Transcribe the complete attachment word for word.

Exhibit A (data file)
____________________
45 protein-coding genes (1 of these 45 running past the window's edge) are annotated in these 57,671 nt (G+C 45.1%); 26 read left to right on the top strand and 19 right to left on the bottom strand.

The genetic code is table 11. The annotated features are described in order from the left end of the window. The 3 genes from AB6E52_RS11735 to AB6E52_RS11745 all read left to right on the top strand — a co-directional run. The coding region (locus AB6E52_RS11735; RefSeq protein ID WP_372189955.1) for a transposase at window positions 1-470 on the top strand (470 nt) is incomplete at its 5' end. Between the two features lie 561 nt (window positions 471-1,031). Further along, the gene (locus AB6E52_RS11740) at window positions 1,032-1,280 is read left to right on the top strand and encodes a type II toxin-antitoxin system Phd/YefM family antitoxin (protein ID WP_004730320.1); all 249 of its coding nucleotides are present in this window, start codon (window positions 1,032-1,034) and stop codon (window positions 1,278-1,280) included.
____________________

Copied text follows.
45 protein-coding genes (1 of these 45 running past the window's edge) are annotated in these 57,671 nt (G+C 45.1%); 26 read left to right on the top strand and 19 right to left on the bottom strand.

The genetic code is table 11. The annotated features are described in order from the left end of the window. The 3 genes from AB6E52_RS11735 to AB6E52_RS11745 all read left to right on the top strand — a co-directional run. The coding region (locus AB6E52_RS11735; RefSeq protein ID WP_372189955.1) for a transposase at window positions 1-470 on the top strand (470 nt) is incomplete at its 5' end. Between the two features lie 561 nt (window positions 471-1,031). Further along, the gene (locus AB6E52_RS11740) at window positions 1,032-1,280 is read left to right on the top strand and encodes a type II toxin-antitoxin system Phd/YefM family antitoxin (protein ID WP_004730320.1); all 249 of its coding nucleotides are present in this window, start codon (window positions 1,032-1,034) and stop codon (window positions 1,278-1,280) included.